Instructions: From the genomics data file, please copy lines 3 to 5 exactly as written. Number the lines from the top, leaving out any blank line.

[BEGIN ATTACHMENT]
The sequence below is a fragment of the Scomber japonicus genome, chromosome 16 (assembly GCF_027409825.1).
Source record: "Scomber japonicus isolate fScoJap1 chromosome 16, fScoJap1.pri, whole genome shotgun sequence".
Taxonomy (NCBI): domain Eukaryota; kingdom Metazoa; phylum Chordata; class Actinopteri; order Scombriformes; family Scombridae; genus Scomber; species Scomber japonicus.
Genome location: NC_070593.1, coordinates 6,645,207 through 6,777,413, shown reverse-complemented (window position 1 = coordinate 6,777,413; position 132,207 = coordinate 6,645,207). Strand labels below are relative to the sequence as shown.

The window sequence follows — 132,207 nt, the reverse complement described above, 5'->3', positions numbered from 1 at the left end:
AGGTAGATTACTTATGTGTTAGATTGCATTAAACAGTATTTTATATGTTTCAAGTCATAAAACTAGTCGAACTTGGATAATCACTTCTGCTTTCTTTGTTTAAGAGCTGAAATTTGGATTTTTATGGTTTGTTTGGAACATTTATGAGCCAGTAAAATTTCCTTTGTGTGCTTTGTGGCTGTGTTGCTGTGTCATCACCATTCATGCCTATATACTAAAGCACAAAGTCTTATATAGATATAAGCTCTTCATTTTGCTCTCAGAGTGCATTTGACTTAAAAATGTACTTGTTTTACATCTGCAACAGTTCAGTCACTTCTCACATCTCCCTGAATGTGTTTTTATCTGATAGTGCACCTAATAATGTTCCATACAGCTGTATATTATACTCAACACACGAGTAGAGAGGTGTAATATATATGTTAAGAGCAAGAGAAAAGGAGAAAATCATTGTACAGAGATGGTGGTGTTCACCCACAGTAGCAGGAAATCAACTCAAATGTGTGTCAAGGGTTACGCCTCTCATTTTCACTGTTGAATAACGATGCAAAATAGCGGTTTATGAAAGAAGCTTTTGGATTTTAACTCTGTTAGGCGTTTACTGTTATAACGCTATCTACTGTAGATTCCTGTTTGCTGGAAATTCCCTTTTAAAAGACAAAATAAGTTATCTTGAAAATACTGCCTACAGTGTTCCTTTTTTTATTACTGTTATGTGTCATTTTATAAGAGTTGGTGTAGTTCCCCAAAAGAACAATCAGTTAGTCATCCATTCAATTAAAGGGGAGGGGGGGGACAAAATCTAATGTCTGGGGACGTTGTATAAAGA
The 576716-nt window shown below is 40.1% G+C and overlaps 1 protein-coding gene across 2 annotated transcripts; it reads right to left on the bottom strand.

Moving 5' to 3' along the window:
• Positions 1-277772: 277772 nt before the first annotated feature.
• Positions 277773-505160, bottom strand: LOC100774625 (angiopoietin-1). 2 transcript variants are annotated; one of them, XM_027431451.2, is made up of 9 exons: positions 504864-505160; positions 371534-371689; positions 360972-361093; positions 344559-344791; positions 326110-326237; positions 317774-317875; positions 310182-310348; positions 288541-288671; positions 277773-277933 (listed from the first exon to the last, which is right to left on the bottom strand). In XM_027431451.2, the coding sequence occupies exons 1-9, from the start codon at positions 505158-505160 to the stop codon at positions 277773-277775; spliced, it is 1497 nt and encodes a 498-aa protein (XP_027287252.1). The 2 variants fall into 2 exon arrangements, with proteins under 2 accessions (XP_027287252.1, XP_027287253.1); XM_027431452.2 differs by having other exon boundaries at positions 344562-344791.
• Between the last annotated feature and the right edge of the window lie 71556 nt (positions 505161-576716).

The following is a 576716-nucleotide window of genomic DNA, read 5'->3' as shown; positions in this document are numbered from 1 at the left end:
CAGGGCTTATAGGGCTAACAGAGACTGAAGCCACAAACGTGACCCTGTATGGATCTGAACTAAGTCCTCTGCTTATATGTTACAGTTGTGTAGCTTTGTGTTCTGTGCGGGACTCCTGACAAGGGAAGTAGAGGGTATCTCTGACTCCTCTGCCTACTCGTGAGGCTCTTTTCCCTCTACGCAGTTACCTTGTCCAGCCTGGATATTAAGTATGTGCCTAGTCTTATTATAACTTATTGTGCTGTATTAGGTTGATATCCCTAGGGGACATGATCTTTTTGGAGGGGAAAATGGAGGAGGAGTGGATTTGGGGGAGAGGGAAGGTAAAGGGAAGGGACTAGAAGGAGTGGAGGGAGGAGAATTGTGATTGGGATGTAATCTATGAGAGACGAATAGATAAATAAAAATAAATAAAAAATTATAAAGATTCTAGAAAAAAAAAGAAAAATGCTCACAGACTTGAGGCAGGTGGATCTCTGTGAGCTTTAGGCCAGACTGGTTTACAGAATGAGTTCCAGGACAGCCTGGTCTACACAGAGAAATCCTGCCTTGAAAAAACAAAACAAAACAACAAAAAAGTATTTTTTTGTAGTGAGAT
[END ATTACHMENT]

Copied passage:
Taxonomy (NCBI): domain Eukaryota; kingdom Metazoa; phylum Chordata; class Actinopteri; order Scombriformes; family Scombridae; genus Scomber; species Scomber japonicus.
Genome location: NC_070593.1, coordinates 6,645,207 through 6,777,413, shown reverse-complemented (window position 1 = coordinate 6,777,413; position 132,207 = coordinate 6,645,207). Strand labels below are relative to the sequence as shown.

The window sequence follows — 132,207 nt, the reverse complement described above, 5'->3', positions numbered from 1 at the left end: